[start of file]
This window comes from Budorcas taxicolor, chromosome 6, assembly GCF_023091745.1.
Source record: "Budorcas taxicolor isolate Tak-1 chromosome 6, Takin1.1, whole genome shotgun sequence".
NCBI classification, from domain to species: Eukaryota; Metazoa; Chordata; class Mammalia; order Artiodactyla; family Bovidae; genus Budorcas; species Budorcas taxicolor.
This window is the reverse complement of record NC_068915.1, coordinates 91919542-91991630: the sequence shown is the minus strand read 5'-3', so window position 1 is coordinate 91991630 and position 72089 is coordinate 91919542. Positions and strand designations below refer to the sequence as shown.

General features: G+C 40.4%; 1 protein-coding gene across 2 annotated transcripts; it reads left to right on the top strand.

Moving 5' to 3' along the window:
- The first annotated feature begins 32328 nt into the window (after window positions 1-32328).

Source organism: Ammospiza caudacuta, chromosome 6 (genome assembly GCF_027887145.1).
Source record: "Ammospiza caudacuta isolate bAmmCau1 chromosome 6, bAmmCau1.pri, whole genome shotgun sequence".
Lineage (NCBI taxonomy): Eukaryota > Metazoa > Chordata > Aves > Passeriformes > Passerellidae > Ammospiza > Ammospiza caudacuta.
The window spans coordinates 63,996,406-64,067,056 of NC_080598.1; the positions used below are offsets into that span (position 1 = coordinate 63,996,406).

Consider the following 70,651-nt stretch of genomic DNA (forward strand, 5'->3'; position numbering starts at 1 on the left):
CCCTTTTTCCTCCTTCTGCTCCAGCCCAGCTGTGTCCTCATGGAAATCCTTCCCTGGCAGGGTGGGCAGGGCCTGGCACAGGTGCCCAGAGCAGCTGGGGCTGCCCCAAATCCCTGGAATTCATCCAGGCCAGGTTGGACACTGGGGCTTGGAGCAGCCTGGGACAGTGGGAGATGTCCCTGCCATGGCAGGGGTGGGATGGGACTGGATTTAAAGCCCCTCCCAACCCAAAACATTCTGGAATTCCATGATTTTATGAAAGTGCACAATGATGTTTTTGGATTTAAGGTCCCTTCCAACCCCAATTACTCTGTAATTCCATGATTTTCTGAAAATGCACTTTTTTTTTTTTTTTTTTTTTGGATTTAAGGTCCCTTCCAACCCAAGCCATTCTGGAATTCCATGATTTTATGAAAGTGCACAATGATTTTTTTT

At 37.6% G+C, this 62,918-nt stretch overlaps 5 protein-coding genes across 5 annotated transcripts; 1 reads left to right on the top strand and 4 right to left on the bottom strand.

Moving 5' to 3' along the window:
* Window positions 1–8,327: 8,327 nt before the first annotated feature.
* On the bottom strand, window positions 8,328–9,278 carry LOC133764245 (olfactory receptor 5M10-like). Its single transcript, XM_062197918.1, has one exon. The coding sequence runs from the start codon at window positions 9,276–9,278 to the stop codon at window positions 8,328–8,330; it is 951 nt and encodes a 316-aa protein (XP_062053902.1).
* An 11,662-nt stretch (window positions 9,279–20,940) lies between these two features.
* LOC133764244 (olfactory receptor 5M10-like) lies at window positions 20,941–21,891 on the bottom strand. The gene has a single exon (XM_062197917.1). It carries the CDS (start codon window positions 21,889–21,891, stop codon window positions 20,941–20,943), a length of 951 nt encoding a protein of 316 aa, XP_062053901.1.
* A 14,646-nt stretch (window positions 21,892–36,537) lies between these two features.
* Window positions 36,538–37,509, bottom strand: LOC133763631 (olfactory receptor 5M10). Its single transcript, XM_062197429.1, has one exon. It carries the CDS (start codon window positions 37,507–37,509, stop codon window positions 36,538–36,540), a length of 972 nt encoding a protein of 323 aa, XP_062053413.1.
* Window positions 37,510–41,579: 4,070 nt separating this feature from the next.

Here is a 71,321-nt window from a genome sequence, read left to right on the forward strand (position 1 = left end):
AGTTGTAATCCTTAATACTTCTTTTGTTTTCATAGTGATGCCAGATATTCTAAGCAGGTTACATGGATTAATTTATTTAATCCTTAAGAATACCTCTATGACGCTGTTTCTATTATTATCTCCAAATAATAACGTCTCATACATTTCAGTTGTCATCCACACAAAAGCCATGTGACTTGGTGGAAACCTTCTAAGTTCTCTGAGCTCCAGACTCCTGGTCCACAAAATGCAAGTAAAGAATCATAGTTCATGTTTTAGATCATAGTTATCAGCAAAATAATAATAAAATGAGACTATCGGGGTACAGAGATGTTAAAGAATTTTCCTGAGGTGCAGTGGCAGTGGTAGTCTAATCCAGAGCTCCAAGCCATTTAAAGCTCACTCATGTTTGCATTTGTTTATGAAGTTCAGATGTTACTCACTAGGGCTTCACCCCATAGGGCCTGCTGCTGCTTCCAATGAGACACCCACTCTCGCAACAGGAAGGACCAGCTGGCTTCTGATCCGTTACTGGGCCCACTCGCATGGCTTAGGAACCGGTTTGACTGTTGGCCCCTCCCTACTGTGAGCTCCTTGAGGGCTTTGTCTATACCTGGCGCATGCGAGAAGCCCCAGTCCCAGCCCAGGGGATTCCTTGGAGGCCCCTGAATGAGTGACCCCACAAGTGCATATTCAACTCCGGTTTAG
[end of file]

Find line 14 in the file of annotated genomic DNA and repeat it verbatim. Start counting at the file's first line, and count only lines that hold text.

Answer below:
At 37.6% G+C, this 62,918-nt stretch overlaps 5 protein-coding genes across 5 annotated transcripts; 1 reads left to right on the top strand and 4 right to left on the bottom strand.